Paratroopers can add extra surprises to miniature wargames. Here is a copy of my paratrooper rules for WWII airborne drops:
Paratroopers and equipment are divided as follows, infantry squads, crew served weapons, crews, crew served weapon ammunition, radios, vehicles, commanders, and forward observers. Each of these elements drops separately, one at a time. Mark each unit on a one inch diameter piece of paper. This is the "parachute" for that unit. The paratroopers pick a drop zone from which the parachutes are dropped, from three feet high. Put the units in your hand and drop them.
The drop zone location may be adjusted when conditions are not ideal. Perfect conditions are: low altitude approach, with Pathfinders on the DZ, with no AAA fire and no wind. Paratroops dropping in rough terrain, forests, urban, etc., must roll for casualties. There is a 30% chance of being killed. Troops dropping in shallow water, swamps, creeks etc. have a 50% chance of being killed. Troops dropping in deep water, streams, rivers, oceans, etc. have a 90% chance of being killed.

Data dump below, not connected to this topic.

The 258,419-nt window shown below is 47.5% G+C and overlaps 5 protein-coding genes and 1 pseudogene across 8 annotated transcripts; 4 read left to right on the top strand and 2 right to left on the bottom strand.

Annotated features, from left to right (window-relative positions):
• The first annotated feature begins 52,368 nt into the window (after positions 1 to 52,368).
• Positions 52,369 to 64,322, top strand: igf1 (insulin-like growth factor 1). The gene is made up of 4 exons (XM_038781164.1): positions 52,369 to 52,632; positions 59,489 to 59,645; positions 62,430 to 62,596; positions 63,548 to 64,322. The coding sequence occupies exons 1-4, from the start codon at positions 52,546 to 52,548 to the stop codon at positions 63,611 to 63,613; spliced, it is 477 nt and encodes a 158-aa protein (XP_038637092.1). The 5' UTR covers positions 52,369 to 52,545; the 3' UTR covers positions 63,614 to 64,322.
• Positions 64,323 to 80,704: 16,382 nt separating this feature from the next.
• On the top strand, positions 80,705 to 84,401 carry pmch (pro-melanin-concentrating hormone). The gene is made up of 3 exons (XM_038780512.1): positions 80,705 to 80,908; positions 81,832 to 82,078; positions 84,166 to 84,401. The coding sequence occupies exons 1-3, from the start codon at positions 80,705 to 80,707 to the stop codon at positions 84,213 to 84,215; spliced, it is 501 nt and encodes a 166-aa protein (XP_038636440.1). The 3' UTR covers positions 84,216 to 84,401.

0 mph no change
10 mph 10% casualities
20 mm 20% casualities
30 mph 30% casualities
40 mph no jumping
Paratroop crew served weapons are not used until the crew, the ammunition, and weapon are in the same location.
Defenders fire at paratroops
Paratroops casualties are removed
Surviving paratroops fire at defenders
Defenders casualties are removed
Defenders move up to five inches
Melees are resolved
Pathfinders land like aircrews but are armed with any weapon that is not crew served. It takes one Pathfinder to illuminate the drop zone for every platoon of paratroopers or vehicles. Pathfinders are only good for one platoon of troops because they expend their smoke grenades or flares to illuminate the drop zone.